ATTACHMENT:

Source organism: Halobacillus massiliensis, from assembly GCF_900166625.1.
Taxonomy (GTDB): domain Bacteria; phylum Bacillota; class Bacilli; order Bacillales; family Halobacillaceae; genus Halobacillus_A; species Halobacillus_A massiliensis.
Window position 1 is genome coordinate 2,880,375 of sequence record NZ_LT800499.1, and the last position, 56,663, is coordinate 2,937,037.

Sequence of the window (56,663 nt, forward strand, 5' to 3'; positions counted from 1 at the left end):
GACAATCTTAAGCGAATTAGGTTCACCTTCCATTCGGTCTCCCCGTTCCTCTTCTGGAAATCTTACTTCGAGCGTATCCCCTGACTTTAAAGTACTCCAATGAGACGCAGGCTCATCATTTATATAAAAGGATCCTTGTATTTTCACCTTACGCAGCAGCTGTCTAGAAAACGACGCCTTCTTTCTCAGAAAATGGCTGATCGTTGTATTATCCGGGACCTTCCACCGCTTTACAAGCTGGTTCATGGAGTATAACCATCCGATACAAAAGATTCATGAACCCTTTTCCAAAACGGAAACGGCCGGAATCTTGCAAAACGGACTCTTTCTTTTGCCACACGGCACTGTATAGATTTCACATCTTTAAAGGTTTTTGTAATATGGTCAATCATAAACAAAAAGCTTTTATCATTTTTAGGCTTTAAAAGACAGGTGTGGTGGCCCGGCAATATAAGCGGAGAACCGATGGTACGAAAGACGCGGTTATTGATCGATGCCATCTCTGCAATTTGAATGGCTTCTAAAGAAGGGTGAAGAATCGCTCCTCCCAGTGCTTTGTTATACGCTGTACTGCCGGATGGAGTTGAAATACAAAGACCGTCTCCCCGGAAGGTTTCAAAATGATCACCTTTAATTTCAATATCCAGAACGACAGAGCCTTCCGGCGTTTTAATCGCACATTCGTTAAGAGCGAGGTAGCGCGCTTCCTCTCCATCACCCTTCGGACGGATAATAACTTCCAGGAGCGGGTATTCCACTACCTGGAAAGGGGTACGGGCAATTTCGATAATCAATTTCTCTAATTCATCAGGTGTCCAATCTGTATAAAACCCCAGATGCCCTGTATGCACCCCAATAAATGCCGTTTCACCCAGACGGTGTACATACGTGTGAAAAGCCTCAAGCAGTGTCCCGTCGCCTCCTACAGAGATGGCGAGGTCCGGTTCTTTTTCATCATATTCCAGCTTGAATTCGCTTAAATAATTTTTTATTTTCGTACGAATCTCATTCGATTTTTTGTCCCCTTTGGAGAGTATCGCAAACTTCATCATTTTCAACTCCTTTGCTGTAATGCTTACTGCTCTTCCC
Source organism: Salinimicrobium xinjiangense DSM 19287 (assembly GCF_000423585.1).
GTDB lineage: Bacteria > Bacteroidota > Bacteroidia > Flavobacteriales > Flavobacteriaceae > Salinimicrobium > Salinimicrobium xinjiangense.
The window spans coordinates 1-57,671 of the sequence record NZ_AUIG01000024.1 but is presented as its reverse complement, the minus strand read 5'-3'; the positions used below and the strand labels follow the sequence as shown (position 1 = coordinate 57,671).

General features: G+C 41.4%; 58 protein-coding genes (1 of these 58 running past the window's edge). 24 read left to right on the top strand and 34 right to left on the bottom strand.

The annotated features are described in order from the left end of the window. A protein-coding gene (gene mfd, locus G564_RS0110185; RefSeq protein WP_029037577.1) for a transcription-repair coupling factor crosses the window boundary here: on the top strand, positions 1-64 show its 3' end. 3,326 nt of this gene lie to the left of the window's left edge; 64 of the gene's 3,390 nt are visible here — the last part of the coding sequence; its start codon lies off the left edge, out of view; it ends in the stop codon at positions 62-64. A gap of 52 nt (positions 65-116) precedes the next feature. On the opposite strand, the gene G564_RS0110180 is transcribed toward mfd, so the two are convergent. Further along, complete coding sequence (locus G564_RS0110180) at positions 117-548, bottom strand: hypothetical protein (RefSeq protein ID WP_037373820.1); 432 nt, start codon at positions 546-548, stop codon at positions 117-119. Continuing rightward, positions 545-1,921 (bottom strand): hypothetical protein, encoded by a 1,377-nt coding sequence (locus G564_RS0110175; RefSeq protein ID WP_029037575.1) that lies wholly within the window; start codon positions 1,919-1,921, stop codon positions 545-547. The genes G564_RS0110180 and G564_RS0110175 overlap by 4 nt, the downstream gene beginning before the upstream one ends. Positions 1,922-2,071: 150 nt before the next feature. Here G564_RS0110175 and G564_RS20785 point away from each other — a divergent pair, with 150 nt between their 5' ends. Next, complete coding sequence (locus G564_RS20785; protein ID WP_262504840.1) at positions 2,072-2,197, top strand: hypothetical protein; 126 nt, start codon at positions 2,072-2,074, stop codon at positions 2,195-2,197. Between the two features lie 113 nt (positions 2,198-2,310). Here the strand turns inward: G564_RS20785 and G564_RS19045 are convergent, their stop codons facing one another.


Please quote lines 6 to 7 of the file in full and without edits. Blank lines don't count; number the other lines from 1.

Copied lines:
Source organism: Salinimicrobium xinjiangense DSM 19287 (assembly GCF_000423585.1).
GTDB lineage: Bacteria > Bacteroidota > Bacteroidia > Flavobacteriales > Flavobacteriaceae > Salinimicrobium > Salinimicrobium xinjiangense.